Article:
Here are some pictures of our Golu:

Although I loved and went with his idea of having an interactive Golu, I was a bit apprehensive as I was holding on to some things in the past. Last year, we had called very few people, and although Raghav enjoyed having everyone come to see it, he was not ready to share any of his things especially Lego, with any other child, as he did not trust them and their way of handling the blocks. He is very particular about that. So this time, when he decided to build it all with Lego and make it such that kids who came over could play with it, I was both surprised and scared. Once again, it was my son who led the way and showed me that he was ready, because the need and the idea came from him.

So we made a big list this time and divided the list into small groups of twos and threes everyday. He made sure that there were not too many small kids and kids of his age everyday! ( a lesson learned from last time!) He told me that he could not handle more than that on one day! And the kids who came home had fun playing with our Golu! Yes, there were times when he flew off the handle, times when I did not know what to say or do, but he was still okay for them to continue to play after he fixed what was broken or after he had calmed down......for me, that was a huge step! I was both proud and content with my son's effort to see and understand another person's point of view, relate and interact with people and kids he had never met before, take and work on ideas from kids about what other things his city should have and so on. Some of the learning happened before, some during the interactions, and a lot happened later when he reflected on everything himself. I am also sure that there would be many things that he has learned, that I would perhaps not get to know of at all! He learned whatever he had learned because it came from him - the motive, the effort, the feedback - were all from within HIM.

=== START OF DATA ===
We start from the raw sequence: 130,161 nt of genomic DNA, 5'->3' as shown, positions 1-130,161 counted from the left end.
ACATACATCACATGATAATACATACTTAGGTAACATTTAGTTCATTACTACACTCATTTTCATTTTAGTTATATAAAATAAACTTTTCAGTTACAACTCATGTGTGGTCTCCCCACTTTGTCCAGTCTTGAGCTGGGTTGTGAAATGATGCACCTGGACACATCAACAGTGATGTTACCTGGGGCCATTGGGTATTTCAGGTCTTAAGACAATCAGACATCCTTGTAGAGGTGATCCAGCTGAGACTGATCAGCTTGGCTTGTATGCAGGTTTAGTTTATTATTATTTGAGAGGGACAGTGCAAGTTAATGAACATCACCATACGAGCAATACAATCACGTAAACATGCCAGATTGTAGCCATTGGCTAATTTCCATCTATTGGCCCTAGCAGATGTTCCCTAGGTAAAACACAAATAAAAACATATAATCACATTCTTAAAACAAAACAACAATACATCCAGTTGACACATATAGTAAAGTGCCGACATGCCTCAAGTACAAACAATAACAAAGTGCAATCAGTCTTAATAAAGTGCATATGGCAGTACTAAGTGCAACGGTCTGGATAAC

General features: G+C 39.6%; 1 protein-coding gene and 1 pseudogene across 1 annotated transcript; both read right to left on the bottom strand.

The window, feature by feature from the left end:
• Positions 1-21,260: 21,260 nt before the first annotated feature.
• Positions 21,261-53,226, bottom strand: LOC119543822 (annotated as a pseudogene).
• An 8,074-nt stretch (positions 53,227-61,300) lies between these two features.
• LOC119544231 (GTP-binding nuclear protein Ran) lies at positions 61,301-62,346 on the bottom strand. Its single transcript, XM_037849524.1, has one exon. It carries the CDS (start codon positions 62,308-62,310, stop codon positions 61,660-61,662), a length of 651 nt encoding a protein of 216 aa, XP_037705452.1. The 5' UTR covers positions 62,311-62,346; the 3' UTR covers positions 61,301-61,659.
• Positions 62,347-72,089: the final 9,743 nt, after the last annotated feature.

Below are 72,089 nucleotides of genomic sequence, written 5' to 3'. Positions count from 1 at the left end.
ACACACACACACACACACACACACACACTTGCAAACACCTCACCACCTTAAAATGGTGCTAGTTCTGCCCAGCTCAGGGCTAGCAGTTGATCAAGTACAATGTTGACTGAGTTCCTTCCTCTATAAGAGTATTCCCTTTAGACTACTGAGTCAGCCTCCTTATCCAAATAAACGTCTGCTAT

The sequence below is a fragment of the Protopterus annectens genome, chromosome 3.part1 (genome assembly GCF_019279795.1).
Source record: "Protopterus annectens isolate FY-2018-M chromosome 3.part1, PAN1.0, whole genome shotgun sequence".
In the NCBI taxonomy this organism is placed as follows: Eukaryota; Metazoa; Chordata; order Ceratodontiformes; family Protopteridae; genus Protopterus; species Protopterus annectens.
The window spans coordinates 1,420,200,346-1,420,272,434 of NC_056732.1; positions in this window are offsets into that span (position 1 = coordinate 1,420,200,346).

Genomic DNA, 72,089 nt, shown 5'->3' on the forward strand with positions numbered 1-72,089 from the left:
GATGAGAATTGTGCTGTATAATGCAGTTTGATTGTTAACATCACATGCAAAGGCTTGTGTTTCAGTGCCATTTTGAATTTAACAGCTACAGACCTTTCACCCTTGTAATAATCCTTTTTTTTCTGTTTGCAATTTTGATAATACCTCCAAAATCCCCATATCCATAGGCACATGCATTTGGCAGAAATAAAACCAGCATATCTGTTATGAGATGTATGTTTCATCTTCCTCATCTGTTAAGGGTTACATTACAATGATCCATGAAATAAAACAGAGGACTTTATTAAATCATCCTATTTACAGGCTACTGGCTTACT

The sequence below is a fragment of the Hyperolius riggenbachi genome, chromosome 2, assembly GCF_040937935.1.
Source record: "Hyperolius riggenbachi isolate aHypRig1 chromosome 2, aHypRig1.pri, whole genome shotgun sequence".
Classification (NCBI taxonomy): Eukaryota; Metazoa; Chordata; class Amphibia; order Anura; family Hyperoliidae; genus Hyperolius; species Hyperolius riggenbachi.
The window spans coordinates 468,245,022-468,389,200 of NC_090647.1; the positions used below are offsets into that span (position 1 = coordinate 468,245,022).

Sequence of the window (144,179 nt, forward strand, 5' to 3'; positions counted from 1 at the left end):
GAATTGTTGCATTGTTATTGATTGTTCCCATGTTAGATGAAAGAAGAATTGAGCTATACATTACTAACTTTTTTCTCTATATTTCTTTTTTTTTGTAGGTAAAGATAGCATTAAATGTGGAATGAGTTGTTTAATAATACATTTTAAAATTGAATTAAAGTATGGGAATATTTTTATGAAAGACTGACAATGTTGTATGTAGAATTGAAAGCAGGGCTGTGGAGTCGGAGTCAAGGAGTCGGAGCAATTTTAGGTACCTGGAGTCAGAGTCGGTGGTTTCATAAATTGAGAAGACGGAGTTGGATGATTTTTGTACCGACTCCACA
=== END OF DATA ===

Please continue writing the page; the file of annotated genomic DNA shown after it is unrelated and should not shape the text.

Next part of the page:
The other thing that I learned from him again was that everything and everyone changes with time. I don't know if others do this, but I sometimes forget this and assume that just because he said or did something sometime ago, he would be the same way now......I still find myself holding onto the past in many things. Like, for instance, when he was building the Lego Taj Mahal set (with 5700 odd pieces) that we had bought him last year, he was very involved with the process more than the end. His objective for that was to find out whether he could do it and have fun while doing it. It was a huge challenge that he took on himself and finished putting it together in just 3 days time! Everyone commended him about his achievement, but he just brushed it all aside and said that he had done what he wanted to and was happy with that. While my father asked if we should call people home and he would talk about it and so on, he just refused! Now I was still holding on to that experience and assumed that he only wanted to build the city and have fun - nothing more. And so, I did not even think of asking him something like that this time! But my neighbour, who he invited for the Golu, kept telling me to send a write-up to the local community newspaper and encourage him. I smiled and didn't really give it much thought. However, later I asked Raghav in passing as to whether he would like to share about his work and the Golu in a newspaper and he said "Why not?! I would love to!" I stood baffled as I was holding on to the past and was not really clued into the present moment. Just a few weeks ago, he was playing games on the computer and printing out prizes and certificates for himself! He made me realise that he had grown and changed as a person and was perhaps ready now to share and feel acknowledged or recognised somewhere.

And yet again my belief in the Universe and waiting for the moment of readiness was renewed......because it all fell into place so magically without much neighbour suggested something.....I asked Raghav and he said that he wanted to do it......I called up the editor (something I would never have done with ease earlier) and wrote to them.....and there was a small write-up along with his photo, a few days later! He was thrilled and so were we!

A quick look at the paper, a beaming smile, and that was it......he was off planning what to create for our next year's Golu already! That was all he had wanted - some recognition and acknowledgement. There was no showing off to family and others later about this. He had moved on.....


  1. lovely!!!

    Amazing participation, involvement and initiative

    love the ideas